(February 2, 2017)
On the 18th of January 2017, my spouse had gone to the court to meet his cousin and returned home to say that the students were protesting at the Marina despite the hot weather. He, along with his cousin had, infact, stopped to have a word with the students.
Spouse and I had gone to the Marina around 4 pm. There were around 3000 students at the Marina. The news of the students protest was spreading through the social media and students were assembling there on their own. We stayed there until around 8 pm and returned home.
The same evening, we were watching a debate on a national television on whether the student’s protest for Jallikattu was right. The remarks of some of the esteemed panelists was so ridiculous that it brought out the first outburst from me in this matter in the form of a facebook post. I had quoted in my post thus:
“It is quite funny to see the arguments against Jallikattu in the national media. Also, quite surprised at the hilarious comment of Mr. Ram that the whole Jallikattu is being fuelled by the Government and other Tamil parties with vested interests. Time for Mr. Ram to finally retire. Also, everybody is teaching us how to run our native sport – so my question here – can we please ban Holi? The chemicals used for Holi colours are not in the traditional sense right and are harmful for the skin of human beings. Ban non-veg foods, leather belts, footwear, bags, etc. as it is cruelty to animals. Ban cricket as there has been enough accidents. Ban all vehicles and particularly planes and ships as they can either crash or drown and hence, harmful for humans. Stop industrialization and development as it is depleting our natural resources. Why isn’t the PETA or the national media taking a stance on any of these? There is a deeper agenda of eradicating the native Bulls to promote the jerseys and HFs. While these cows are rich cash cows that can produce milk in larger quantities, they are grown with hormonal therapy. In the name of cash cows we are selling hormonally modified milk. Likewise, in the name of green revolution we brought in genetically modified crops and promoted urea and chemically supported farming. All these have brought in newer diseases like cancer which is prevalent amongst even children. In the process, our native foods like Millets, which grow without the support of fertilizers and are the food of the land are forgotten. Likewise, we are killing our native breeds. These, and not the protest of the young students, are a part of deeper vested politics Mr. Ram. Tamils have been slowly divested of their culture and identity. Our history says that the Indian freedom struggle started in Tamilnadu but that of course, is not part of any history book. We have always been scoffed upon as a peace loving and non-participating community. However, let it not be forgotten that we are the oldest civilisation and hence, the most evolved of all people. It will take people many thousands of years to understand us. Only because we are a highly evolved and disciplined culture, are we fighting for our rights in a very peaceful manner.”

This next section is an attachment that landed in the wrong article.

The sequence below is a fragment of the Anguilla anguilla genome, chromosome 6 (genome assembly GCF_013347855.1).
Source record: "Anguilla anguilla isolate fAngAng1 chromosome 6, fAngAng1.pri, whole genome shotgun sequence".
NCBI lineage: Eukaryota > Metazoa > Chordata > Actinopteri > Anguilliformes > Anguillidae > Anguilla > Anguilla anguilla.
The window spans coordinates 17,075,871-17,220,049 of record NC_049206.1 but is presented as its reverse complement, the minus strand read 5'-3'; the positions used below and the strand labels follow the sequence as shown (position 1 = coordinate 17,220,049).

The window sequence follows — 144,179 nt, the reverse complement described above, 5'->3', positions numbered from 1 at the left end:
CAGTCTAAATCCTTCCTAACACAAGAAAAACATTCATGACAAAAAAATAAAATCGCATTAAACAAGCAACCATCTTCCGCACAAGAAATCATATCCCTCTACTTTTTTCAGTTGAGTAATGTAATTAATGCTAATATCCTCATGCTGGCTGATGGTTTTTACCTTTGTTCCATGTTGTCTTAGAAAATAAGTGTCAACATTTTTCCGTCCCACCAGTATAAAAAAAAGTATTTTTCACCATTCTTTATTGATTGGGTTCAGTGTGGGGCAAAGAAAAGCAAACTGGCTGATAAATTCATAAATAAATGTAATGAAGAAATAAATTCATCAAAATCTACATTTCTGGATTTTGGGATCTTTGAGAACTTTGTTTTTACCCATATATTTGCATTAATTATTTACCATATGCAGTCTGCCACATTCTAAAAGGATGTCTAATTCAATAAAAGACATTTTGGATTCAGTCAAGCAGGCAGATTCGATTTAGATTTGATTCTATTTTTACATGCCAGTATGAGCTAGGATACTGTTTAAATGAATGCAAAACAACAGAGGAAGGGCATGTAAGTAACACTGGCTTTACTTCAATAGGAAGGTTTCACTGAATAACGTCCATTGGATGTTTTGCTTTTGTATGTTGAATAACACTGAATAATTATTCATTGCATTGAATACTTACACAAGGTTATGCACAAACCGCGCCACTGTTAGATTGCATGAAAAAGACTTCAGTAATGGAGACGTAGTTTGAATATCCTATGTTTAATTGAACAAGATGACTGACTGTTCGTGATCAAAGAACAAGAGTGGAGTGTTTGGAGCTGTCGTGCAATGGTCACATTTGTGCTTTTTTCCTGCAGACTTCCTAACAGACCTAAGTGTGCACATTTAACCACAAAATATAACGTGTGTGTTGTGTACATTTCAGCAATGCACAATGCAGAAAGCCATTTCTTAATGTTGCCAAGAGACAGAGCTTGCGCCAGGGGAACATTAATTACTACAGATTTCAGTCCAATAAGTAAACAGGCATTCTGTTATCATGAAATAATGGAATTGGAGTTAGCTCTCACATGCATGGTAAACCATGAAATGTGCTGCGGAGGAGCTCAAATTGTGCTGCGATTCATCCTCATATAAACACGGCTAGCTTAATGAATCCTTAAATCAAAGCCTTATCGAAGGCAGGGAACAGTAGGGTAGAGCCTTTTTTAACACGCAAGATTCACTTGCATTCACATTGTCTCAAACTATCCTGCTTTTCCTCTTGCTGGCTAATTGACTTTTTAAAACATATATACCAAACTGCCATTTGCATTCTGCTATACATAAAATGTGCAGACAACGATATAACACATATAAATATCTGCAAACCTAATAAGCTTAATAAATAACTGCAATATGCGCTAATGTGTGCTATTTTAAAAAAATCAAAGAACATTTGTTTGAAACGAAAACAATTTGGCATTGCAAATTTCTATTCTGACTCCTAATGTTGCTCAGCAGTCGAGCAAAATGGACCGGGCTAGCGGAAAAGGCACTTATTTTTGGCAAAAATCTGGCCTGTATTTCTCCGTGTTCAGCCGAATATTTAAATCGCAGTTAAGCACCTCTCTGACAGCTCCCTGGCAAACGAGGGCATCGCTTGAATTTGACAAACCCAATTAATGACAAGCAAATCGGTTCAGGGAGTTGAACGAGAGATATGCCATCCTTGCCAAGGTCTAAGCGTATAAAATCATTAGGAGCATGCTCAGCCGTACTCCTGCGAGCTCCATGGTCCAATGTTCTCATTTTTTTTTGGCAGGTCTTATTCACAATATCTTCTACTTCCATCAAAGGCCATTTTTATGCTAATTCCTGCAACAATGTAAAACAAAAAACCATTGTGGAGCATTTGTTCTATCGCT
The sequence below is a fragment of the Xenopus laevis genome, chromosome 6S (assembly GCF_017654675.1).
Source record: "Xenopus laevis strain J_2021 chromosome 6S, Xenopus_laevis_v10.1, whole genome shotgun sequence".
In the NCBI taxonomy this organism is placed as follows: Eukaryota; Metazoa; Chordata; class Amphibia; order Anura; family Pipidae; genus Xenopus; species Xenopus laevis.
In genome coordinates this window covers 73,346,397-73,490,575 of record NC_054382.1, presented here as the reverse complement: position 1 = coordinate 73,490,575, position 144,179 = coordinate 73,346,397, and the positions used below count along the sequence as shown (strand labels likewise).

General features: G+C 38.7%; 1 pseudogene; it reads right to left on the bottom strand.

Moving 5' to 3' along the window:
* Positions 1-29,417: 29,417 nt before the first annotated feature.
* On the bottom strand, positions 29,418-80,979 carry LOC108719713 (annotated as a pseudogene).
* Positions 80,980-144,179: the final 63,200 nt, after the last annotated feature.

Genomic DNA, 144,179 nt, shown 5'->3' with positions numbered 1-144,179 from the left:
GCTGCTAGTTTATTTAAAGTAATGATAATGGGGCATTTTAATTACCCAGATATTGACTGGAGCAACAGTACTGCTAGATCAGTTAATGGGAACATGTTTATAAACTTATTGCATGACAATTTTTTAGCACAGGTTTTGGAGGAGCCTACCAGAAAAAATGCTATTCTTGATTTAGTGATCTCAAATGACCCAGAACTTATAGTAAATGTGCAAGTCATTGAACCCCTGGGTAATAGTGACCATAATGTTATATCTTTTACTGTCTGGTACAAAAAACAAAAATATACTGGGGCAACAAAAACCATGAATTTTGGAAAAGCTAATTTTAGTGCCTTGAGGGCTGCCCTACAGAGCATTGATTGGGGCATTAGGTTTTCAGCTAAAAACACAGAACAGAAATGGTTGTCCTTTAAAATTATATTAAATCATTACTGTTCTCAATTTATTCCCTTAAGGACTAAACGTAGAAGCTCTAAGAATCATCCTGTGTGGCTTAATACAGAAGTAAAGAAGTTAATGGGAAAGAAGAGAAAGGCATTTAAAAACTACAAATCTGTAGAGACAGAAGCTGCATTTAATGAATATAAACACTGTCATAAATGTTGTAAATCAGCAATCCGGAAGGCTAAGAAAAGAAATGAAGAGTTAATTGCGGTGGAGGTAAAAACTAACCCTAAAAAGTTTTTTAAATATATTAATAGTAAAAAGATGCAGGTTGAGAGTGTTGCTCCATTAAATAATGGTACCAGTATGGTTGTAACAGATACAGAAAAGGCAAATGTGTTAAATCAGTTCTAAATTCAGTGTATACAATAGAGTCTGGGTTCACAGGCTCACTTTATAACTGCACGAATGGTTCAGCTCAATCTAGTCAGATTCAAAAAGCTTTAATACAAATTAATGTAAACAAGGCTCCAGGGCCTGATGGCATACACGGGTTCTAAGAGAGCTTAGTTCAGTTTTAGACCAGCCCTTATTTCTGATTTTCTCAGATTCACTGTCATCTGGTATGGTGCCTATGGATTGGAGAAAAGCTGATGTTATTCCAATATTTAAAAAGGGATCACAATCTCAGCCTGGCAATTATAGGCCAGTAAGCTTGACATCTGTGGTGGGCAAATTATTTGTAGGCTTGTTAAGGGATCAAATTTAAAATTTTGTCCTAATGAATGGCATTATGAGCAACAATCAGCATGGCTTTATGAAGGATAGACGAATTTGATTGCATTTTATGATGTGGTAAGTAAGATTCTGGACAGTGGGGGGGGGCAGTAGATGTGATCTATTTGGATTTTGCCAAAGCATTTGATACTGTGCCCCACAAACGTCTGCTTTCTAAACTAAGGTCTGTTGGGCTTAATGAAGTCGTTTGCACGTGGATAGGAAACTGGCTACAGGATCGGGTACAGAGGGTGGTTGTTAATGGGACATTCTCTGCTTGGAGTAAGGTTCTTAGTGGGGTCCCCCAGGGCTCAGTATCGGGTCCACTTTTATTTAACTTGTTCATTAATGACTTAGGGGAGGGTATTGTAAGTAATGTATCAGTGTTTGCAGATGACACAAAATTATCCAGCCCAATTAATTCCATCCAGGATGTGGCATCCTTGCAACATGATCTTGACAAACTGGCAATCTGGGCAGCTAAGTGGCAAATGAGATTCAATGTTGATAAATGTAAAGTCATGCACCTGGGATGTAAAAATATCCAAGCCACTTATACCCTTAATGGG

In many ways, I would say it was the callous approach of the national media, scoffing at anything related to Tamil and Tamilians, not even getting the terms right, not bothering to understand the background of the sport, the careless statement that were uttered in the media about the people, and the underlying feelings of not being given our due recognition, as a people, were the predominant emotions that made us (spouse and I) go back to the Marina the next day in the morning.
To elaborate on the same, how many people who are talking Dravidian culture and Tamil culture know that Tamil culture was part of the Dravidian culture which spread across India, Pakistan, Afghanistan, Nepal, Maldives, Bangladesh, Thailand, Burma, Sri Lanka, Phillipines, Malaysia, and Indonesia. Today, there is growing evidence that the Indus Valley Civilisation is none other than the Dravidian culture which is credited for well-planned city layouts, advanced urban planning, extremely well planned water supply systems, elaborate drainage systems, new techniques in handicrafts (carmelian products, seal carving), metallurgy (copper, bronze, lead, and tin), baked brick houses, and clusters of large non-residential buildings.A little closer to the current period, if one were to explore the Indian freedom struggle, history is proof that the struggle commenced down South, with the earliest people standing up against a British Rule in India were Puli Thevan (Mid 1750s to late 1760s), Veerapandiya Kattabomman (1770s – 1780s), Marudhanayagam. These were the early revolters to British Raj. Organised mutiny against the British Rule in 1850 in the form of the Sepoy Mutiny also originated in the South in Vellore. The erosion of these identity of the Tamilian and the constant scoff of us being a non-participative community was the moot emotion that made us go to the Marina.